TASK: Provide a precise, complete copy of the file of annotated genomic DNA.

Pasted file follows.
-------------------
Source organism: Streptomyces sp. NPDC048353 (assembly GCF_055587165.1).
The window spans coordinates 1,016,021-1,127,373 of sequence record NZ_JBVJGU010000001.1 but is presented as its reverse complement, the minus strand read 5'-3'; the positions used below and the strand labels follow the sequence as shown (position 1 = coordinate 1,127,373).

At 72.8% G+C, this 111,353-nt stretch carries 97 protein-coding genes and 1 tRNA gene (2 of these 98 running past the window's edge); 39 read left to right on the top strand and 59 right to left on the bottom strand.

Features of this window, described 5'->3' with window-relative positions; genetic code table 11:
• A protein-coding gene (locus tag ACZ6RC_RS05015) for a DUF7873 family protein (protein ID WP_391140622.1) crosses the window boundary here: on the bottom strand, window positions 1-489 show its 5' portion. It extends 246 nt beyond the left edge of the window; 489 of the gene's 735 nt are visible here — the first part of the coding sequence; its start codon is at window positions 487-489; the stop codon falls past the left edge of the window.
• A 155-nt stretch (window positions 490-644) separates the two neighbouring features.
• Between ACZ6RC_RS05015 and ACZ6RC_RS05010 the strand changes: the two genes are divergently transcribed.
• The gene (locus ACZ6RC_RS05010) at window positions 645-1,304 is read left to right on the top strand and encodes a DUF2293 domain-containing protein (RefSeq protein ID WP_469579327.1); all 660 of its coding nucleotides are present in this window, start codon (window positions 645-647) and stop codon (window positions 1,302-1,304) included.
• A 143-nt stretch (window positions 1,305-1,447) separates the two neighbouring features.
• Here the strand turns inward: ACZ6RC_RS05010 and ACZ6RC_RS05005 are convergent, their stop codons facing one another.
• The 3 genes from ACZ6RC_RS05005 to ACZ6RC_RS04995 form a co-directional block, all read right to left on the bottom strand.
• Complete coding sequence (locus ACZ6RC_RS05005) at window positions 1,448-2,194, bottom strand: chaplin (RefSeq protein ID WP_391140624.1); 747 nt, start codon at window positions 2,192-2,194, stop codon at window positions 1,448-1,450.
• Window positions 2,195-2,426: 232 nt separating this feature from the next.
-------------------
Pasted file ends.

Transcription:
Source organism: Streptomyces sp. NPDC048353 (assembly GCF_055587165.1).
The window spans coordinates 1,016,021-1,127,373 of sequence record NZ_JBVJGU010000001.1 but is presented as its reverse complement, the minus strand read 5'-3'; the positions used below and the strand labels follow the sequence as shown (position 1 = coordinate 1,127,373).

At 72.8% G+C, this 111,353-nt stretch carries 97 protein-coding genes and 1 tRNA gene (2 of these 98 running past the window's edge); 39 read left to right on the top strand and 59 right to left on the bottom strand.

Features of this window, described 5'->3' with window-relative positions; genetic code table 11:
• A protein-coding gene (locus tag ACZ6RC_RS05015) for a DUF7873 family protein (protein ID WP_391140622.1) crosses the window boundary here: on the bottom strand, window positions 1-489 show its 5' portion. It extends 246 nt beyond the left edge of the window; 489 of the gene's 735 nt are visible here — the first part of the coding sequence; its start codon is at window positions 487-489; the stop codon falls past the left edge of the window.
• A 155-nt stretch (window positions 490-644) separates the two neighbouring features.
• Between ACZ6RC_RS05015 and ACZ6RC_RS05010 the strand changes: the two genes are divergently transcribed.
• The gene (locus ACZ6RC_RS05010) at window positions 645-1,304 is read left to right on the top strand and encodes a DUF2293 domain-containing protein (RefSeq protein ID WP_469579327.1); all 660 of its coding nucleotides are present in this window, start codon (window positions 645-647) and stop codon (window positions 1,302-1,304) included.
• A 143-nt stretch (window positions 1,305-1,447) separates the two neighbouring features.
• Here the strand turns inward: ACZ6RC_RS05010 and ACZ6RC_RS05005 are convergent, their stop codons facing one another.
• The 3 genes from ACZ6RC_RS05005 to ACZ6RC_RS04995 form a co-directional block, all read right to left on the bottom strand.
• Complete coding sequence (locus ACZ6RC_RS05005) at window positions 1,448-2,194, bottom strand: chaplin (RefSeq protein ID WP_391140624.1); 747 nt, start codon at window positions 2,192-2,194, stop codon at window positions 1,448-1,450.
• Window positions 2,195-2,426: 232 nt separating this feature from the next.